Small iOS developers hit with patent suit

Several iOS developers have received warning letters from a company called Lodsys, which claims they are violating its patent for in-app software upgrades.

The company says it holds a patent covering Apple’s in-app purchase tool, which allows users of a free app to upgrade to the paid version. It’s not known whether Apple itself has received a similar letter.

“Just got hit by very worrying threat of patent infringement lawsuit for using in-app purchase in PCalc Lite. Legal docs arrived via fedex,” tweeted James Thomson, the Scottish developer of PCalc and DragThing.

“No idea what to do… They seem to be effectively claiming the rights to in-app purchase, but going after me, not Apple.”

At least half a dozen other developers are believed to have received similar letters, demanding license fees within 21 days. They include MASH developer Matt Braun of Ohio, Patrick McCarron of Chicago and Rob Gloess of the UK’s Computer LogicX.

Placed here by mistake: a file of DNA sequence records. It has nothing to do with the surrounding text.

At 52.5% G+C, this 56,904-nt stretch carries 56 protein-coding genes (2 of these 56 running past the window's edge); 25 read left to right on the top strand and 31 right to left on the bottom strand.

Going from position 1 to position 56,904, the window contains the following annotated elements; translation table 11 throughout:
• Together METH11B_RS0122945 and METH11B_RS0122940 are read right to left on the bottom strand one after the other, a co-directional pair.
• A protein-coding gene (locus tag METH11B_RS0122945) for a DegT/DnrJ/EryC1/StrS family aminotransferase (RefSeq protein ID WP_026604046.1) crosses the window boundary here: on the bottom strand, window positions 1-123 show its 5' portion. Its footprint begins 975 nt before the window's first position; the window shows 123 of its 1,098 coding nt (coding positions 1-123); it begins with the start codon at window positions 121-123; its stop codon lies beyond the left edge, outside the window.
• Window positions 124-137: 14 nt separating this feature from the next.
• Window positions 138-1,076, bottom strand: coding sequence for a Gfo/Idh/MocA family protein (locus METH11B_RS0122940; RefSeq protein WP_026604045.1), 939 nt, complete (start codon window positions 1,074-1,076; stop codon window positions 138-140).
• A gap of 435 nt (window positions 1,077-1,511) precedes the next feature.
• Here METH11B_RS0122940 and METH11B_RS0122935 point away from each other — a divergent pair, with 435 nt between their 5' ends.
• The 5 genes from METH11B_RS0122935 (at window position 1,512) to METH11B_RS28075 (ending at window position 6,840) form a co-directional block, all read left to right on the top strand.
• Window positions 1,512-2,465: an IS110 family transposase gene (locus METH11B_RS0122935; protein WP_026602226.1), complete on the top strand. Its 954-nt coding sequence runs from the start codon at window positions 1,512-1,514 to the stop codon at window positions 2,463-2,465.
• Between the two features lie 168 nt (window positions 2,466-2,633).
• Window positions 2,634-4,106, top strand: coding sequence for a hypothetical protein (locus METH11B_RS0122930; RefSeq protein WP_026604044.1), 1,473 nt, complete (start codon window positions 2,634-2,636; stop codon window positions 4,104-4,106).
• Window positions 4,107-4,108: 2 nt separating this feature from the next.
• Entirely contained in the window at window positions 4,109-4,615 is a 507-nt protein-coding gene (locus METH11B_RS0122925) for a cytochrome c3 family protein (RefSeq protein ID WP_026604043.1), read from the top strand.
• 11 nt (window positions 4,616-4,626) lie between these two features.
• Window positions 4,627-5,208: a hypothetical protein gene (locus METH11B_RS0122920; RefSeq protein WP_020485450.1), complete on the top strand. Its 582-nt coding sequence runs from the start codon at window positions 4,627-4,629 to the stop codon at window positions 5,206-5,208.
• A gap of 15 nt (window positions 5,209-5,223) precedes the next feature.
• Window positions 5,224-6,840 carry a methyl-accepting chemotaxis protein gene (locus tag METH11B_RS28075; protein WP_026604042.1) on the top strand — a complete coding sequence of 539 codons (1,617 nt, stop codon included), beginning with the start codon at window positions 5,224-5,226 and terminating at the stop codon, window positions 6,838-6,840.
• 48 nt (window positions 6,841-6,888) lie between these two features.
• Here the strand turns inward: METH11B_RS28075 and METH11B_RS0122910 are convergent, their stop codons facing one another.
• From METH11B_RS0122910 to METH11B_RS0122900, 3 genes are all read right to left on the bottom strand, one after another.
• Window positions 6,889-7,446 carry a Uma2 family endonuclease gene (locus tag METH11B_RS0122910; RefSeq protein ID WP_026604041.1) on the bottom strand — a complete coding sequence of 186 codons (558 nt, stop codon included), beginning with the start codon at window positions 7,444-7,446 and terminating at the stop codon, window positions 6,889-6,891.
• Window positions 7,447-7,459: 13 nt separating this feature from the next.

The patent is number 7,222,078, titled ‘Methods and systems for gathering information from units of a commodity across a network.’

It’s a little vague: “In an exemplary system, information is received at a central location from different units of a commodity,” it reads.

“The information is generated from two-way local interactions between users of the different units of the commodity and a user interface in the different units of the commodity. The interactions elicit from respective users their perceptions of the commodity.”

Lodsys says it’s looking for 0.575 percent of US revenue from the products, which would also be retrospectively applied. 

“Lodsys wants people to use the rights in their products and services, not to stop using it,” it says. 

“Our goal is to popularize the technology, have it used by many people and to make relatively small amounts per licensee, but to have the large volume of licensees aggregate to be a worthwhile business.”

It says that developers can’t look to Apple for help: “The scope of their current licenses does not enable them to provide ‘pixie dust’ to bless another third party business application.”

And there’s an ominous hint that third party developers for other platforms could be targeted next, with Lodsys pointing out that, like Apple, Google and Microsoft are licensed for their nameplate products and services; one presumes independent developers aren’t licensed themselves.